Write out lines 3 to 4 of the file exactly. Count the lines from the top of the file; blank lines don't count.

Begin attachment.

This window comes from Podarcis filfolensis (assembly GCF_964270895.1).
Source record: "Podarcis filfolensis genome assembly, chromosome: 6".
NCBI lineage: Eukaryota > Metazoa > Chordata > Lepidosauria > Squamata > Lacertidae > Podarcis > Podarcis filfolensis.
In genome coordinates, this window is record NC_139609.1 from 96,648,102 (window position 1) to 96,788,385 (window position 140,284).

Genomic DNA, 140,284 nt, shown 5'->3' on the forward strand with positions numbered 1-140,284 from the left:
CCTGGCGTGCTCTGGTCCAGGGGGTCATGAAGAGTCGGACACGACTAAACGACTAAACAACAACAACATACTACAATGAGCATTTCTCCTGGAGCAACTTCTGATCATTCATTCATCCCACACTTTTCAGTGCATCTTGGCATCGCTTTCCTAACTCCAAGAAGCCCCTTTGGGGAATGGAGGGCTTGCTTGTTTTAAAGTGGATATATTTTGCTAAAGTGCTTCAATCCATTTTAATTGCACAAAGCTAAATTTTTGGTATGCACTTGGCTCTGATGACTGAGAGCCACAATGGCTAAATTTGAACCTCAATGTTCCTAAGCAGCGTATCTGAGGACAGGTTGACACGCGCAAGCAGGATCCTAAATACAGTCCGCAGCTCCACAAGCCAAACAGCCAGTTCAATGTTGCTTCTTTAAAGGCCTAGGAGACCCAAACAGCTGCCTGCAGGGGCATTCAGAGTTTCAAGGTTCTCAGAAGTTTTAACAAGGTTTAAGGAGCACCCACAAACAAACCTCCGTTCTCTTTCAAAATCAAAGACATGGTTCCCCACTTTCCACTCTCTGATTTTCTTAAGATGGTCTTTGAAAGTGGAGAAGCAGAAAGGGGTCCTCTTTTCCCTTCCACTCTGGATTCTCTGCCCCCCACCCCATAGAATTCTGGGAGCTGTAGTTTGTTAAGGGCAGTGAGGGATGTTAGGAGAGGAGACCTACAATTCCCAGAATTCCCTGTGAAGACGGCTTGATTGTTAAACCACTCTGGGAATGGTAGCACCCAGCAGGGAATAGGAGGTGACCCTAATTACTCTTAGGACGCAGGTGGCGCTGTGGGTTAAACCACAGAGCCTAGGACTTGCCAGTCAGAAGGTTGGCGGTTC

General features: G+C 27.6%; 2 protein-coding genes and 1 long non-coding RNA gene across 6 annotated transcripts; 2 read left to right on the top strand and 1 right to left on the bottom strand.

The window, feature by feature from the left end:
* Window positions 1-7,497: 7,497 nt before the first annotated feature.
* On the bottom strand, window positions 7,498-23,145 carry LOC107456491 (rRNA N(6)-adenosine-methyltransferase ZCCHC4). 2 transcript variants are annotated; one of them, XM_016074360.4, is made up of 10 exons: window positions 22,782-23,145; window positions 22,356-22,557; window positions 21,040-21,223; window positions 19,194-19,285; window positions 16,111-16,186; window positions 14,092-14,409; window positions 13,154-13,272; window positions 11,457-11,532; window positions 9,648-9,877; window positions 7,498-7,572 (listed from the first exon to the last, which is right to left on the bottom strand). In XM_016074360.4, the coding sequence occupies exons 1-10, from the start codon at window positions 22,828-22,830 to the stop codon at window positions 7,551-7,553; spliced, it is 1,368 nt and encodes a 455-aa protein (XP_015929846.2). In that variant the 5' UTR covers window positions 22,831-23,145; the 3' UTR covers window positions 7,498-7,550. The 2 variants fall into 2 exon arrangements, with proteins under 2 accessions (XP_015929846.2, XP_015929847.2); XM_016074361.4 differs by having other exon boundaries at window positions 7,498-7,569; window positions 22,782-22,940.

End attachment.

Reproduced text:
NCBI lineage: Eukaryota > Metazoa > Chordata > Lepidosauria > Squamata > Lacertidae > Podarcis > Podarcis filfolensis.
In genome coordinates, this window is record NC_139609.1 from 96,648,102 (window position 1) to 96,788,385 (window position 140,284).